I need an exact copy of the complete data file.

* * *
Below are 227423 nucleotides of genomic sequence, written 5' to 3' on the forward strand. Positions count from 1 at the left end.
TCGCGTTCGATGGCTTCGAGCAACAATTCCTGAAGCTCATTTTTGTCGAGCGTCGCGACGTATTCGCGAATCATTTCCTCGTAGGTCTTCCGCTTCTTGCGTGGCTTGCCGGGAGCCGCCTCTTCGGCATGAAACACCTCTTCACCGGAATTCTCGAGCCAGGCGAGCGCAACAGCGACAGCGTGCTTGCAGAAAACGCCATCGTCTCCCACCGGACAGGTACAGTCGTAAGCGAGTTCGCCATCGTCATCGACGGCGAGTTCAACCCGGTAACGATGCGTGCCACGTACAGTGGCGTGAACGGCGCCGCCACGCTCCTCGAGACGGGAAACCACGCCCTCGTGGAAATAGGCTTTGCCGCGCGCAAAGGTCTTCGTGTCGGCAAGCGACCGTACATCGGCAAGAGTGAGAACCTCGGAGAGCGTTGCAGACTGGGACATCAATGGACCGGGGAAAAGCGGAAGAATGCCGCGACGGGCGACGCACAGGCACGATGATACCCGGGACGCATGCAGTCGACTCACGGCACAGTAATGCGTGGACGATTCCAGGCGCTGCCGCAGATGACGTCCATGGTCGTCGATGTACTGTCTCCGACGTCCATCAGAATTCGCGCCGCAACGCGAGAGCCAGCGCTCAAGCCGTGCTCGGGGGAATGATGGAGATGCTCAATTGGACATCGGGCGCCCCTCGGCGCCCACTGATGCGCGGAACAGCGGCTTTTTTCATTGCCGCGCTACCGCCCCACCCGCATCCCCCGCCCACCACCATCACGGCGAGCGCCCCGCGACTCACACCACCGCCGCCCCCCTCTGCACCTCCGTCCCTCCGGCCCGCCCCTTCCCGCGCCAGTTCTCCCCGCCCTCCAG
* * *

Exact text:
Below are 227423 nucleotides of genomic sequence, written 5' to 3' on the forward strand. Positions count from 1 at the left end.
TCGCGTTCGATGGCTTCGAGCAACAATTCCTGAAGCTCATTTTTGTCGAGCGTCGCGACGTATTCGCGAATCATTTCCTCGTAGGTCTTCCGCTTCTTGCGTGGCTTGCCGGGAGCCGCCTCTTCGGCATGAAACACCTCTTCACCGGAATTCTCGAGCCAGGCGAGCGCAACAGCGACAGCGTGCTTGCAGAAAACGCCATCGTCTCCCACCGGACAGGTACAGTCGTAAGCGAGTTCGCCATCGTCATCGACGGCGAGTTCAACCCGGTAACGATGCGTGCCACGTACAGTGGCGTGAACGGCGCCGCCACGCTCCTCGAGACGGGAAACCACGCCCTCGTGGAAATAGGCTTTGCCGCGCGCAAAGGTCTTCGTGTCGGCAAGCGACCGTACATCGGCAAGAGTGAGAACCTCGGAGAGCGTTGCAGACTGGGACATCAATGGACCGGGGAAAAGCGGAAGAATGCCGCGACGGGCGACGCACAGGCACGATGATACCCGGGACGCATGCAGTCGACTCACGGCACAGTAATGCGTGGACGATTCCAGGCGCTGCCGCAGATGACGTCCATGGTCGTCGATGTACTGTCTCCGACGTCCATCAGAATTCGCGCCGCAACGCGAGAGCCAGCGCTCAAGCCGTGCTCGGGGGAATGATGGAGATGCTCAATTGGACATCGGGCGCCCCTCGGCGCCCACTGATGCGCGGAACAGCGGCTTTTTTCATTGCCGCGCTACCGCCCCACCCGCATCCCCCGCCCACCACCATCACGGCGAGCGCCCCGCGACTCACACCACCGCCGCCCCCCTCTGCACCTCCGTCCCTCCGGCCCGCCCCTTCCCGCGCCAGTTCTCCCCGCCCTCCAG